If you were to go to a Best-Buy today it is impossible to buy a PC, laptop or monitor with that low a resolution and has been for years.  So, our client’s customer-facing employees are using computers that are either very old, or deliberately configured to older specifications.

We had a hunch that this was different than the technology their customers are using, but just how different? As it turns out, quite different.

Diving back into the analytics data, we looked at another dimension of the user’s technology, the web browser being used and its version number.  Mapping version numbers to the date that browser version launched (thanks Wikipedia!) we built the chart that follows.

It shows the percentage of external customers (in blue) & internal employees (in orange) based on which browser version they were using when they visited the site, grouped into the year of the launch of that version. The data includes all the major browsers (IE, Chrome, Firefox Safari, etc.).

Browser age

What we can see immediately is that internal employees are using much older browsers. While 43% of customers have a browser version launched since January 2014, only 5% of bank employees do.

The average browser age for customers is 1.9 years, while for bank employees its 4.57 years. To give that age some context, 4.57 years from today takes us back to Oct 26th, 2010, when the iPhone 4 was brand new, Katy Perry was #1 on the Billboard chart with ‘Teenage dreams’ and making headlines by marrying Russell Brand.

So, while I may joke with the thought that these browsers have lasted four times longer than Katy Perry’s marriage to Russell Brand, there is a deeper underlying problem that needs to be discussed.

While enterprises must manage their technology to support older applications and security, employees are experiencing their customer-facing applications and tools in a very different way than their customers.

In a service-orientated business, which is more-and-more being delivered mostly, or totally, online, employees are the facilitators and enablers of the customer experience combined seamlessly with the technology. If they are not able to put themselves in the shoes of their customer, to empathize with them, they are at a disadvantage in aiding and driving them to better outcomes.

Taking this argument further, how can all employees assist in driving innovation and new digital ideas if they are already disadvantaged in the experience they are using? We used to talk about the digital-divide in reference to social opportunity. I’m beginning to wonder if the digital-divide may be alive and well inside of organizations, helping limit the opportunity for organizations to innovate.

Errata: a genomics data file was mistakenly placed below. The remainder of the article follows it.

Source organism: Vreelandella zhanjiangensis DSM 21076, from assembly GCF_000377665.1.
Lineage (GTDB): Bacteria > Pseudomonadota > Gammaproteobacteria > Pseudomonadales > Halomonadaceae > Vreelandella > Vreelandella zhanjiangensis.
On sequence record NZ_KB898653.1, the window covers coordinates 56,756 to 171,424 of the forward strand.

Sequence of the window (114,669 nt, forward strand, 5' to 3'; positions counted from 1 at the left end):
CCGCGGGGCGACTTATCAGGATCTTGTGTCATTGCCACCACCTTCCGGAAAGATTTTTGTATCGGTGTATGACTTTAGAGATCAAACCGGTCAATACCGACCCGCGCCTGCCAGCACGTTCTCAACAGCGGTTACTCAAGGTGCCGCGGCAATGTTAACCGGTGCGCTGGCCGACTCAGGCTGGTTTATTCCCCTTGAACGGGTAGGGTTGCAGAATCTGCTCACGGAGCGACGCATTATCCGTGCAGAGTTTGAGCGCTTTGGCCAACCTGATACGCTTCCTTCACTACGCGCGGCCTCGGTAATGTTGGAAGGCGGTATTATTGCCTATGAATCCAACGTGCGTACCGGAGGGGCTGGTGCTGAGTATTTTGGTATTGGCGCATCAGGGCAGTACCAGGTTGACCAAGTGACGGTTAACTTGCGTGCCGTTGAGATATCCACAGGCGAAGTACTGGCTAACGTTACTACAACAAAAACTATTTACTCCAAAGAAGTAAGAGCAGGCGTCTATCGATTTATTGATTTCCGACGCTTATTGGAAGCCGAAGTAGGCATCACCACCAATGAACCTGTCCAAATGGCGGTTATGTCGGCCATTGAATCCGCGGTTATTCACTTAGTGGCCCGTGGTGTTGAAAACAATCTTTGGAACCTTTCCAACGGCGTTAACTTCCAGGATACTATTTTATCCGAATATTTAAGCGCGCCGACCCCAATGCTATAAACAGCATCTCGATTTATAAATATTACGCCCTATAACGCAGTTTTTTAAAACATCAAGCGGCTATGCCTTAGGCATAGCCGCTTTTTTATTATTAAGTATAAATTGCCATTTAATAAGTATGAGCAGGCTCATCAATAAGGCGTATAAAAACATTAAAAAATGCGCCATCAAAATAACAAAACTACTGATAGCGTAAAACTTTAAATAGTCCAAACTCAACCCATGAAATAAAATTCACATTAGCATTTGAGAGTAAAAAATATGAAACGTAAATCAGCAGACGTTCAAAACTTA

Now, back to my Katy Perry playlist on Spotify…

 

Overcoming survivorship bias in data-driven experience design

By:
April 16th, 2015

Survivorship bias in actionIn designing great digital experiences for our clients we bring into play multiple research inputs. Two of which, site analytics and comparative review, can have a potentially damaging Achilles Heel – survivorship bias.

What is survivorship bias?

A type of selection bias, the basic premise of survivorship bias is that we tend to distort data sets by focusing on successful examples and ignoring failures, as they did not survive to be measured.

An often cited example was the work done during World War II on improving bomber losses due to enemy fire.  When bombers were returning from missions with heavy damage, say in their tail section, engineers were looking at this and suggesting that the tail needed to be reinforced. However, this analysis did not include the planes that had been shot down, which means that it could have been a potential weakness in say, the wings, that was causing the losses, and the tails were already strong enough. The engineers could only see the surviving aircraft and this biased their thinking.

We see survivorship bias often raising its ugly head in studies of human success. We all regularly see click-bait headlines and new inspirational books along the lines of “The 50 Habits of the Most Successful CEOs” or similar propositions. As we read, the study reveals that, apparently these 50 CEOs all eat oatmeal for breakfast. But, by looking at just the successful CEOs, we don’t see the full data set, including unsuccessful CEOs and everyone else on the planet that may happen to eat oatmeal for breakfast. This is a classic example of survivorship bias.

So, how does this play out in digital experience design?

The first challenge is data. We use data to look at the success of current experiences, such as the value of content on a certain page, or whether one call to action works better than another, etc.  Yet, what we are seeing today on a site or experience is the surviving content, design and interactions. Content could have been deleted during development, pages evolved over time, interactions tweaked. So, while we can see how that specific experience is doing at that time, we can’t see what might have been, because essentially we have just one survivor to review.